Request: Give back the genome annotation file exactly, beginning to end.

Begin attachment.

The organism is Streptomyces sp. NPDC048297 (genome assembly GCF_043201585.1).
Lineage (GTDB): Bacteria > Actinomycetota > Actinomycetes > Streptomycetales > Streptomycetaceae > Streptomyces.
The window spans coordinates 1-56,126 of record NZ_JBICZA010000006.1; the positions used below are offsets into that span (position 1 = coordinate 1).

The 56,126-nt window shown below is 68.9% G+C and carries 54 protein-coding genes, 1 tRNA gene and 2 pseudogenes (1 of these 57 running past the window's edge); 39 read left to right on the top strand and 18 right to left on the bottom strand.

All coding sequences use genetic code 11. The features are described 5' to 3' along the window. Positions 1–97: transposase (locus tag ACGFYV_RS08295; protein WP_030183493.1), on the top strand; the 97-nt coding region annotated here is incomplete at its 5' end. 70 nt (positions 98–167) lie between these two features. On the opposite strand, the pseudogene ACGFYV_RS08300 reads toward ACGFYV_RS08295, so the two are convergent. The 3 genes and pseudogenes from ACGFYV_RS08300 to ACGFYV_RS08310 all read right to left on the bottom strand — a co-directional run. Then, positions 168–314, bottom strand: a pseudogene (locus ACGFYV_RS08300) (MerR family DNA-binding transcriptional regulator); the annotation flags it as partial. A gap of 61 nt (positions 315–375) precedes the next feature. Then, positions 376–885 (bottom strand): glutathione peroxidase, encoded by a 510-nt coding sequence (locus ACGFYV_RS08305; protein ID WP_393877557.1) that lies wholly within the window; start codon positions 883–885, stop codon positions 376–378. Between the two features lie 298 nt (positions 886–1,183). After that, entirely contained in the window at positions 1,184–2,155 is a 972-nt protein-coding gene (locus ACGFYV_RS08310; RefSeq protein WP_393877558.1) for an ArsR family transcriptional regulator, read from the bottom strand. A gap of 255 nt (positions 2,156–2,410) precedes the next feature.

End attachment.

The organism is Streptomyces sp. NPDC048297 (genome assembly GCF_043201585.1).
Lineage (GTDB): Bacteria > Actinomycetota > Actinomycetes > Streptomycetales > Streptomycetaceae > Streptomyces.
The window spans coordinates 1-56,126 of record NZ_JBICZA010000006.1; the positions used below are offsets into that span (position 1 = coordinate 1).

The 56,126-nt window shown below is 68.9% G+C and carries 54 protein-coding genes, 1 tRNA gene and 2 pseudogenes (1 of these 57 running past the window's edge); 39 read left to right on the top strand and 18 right to left on the bottom strand.

All coding sequences use genetic code 11. The features are described 5' to 3' along the window. Positions 1–97: transposase (locus tag ACGFYV_RS08295; protein WP_030183493.1), on the top strand; the 97-nt coding region annotated here is incomplete at its 5' end. 70 nt (positions 98–167) lie between these two features. On the opposite strand, the pseudogene ACGFYV_RS08300 reads toward ACGFYV_RS08295, so the two are convergent. The 3 genes and pseudogenes from ACGFYV_RS08300 to ACGFYV_RS08310 all read right to left on the bottom strand — a co-directional run. Then, positions 168–314, bottom strand: a pseudogene (locus ACGFYV_RS08300) (MerR family DNA-binding transcriptional regulator); the annotation flags it as partial. A gap of 61 nt (positions 315–375) precedes the next feature. Then, positions 376–885 (bottom strand): glutathione peroxidase, encoded by a 510-nt coding sequence (locus ACGFYV_RS08305; protein ID WP_393877557.1) that lies wholly within the window; start codon positions 883–885, stop codon positions 376–378. Between the two features lie 298 nt (positions 886–1,183). After that, entirely contained in the window at positions 1,184–2,155 is a 972-nt protein-coding gene (locus ACGFYV_RS08310; RefSeq protein WP_393877558.1) for an ArsR family transcriptional regulator, read from the bottom strand. A gap of 255 nt (positions 2,156–2,410) precedes the next feature.